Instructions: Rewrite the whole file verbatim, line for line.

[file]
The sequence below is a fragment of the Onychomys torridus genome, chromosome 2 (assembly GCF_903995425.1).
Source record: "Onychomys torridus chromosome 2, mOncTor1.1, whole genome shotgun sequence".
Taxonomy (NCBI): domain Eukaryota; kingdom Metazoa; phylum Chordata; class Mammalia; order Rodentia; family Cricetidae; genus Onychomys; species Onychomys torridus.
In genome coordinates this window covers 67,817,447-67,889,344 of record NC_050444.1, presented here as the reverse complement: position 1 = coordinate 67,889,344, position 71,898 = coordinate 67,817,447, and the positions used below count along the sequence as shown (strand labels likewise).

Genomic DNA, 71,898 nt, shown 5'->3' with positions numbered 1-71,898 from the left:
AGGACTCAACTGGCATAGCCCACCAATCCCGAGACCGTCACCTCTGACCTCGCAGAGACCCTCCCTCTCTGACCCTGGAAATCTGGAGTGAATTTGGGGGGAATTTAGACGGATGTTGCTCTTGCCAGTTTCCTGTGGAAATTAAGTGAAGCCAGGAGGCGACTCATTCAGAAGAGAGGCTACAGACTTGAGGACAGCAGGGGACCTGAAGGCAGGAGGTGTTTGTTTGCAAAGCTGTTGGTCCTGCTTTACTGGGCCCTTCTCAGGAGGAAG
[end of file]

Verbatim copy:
The sequence below is a fragment of the Onychomys torridus genome, chromosome 2 (assembly GCF_903995425.1).
Source record: "Onychomys torridus chromosome 2, mOncTor1.1, whole genome shotgun sequence".
Taxonomy (NCBI): domain Eukaryota; kingdom Metazoa; phylum Chordata; class Mammalia; order Rodentia; family Cricetidae; genus Onychomys; species Onychomys torridus.
In genome coordinates this window covers 67,817,447-67,889,344 of record NC_050444.1, presented here as the reverse complement: position 1 = coordinate 67,889,344, position 71,898 = coordinate 67,817,447, and the positions used below count along the sequence as shown (strand labels likewise).

Genomic DNA, 71,898 nt, shown 5'->3' with positions numbered 1-71,898 from the left:
AGGACTCAACTGGCATAGCCCACCAATCCCGAGACCGTCACCTCTGACCTCGCAGAGACCCTCCCTCTCTGACCCTGGAAATCTGGAGTGAATTTGGGGGGAATTTAGACGGATGTTGCTCTTGCCAGTTTCCTGTGGAAATTAAGTGAAGCCAGGAGGCGACTCATTCAGAAGAGAGGCTACAGACTTGAGGACAGCAGGGGACCTGAAGGCAGGAGGTGTTTGTTTGCAAAGCTGTTGGTCCTGCTTTACTGGGCCCTTCTCAGGAGGAAG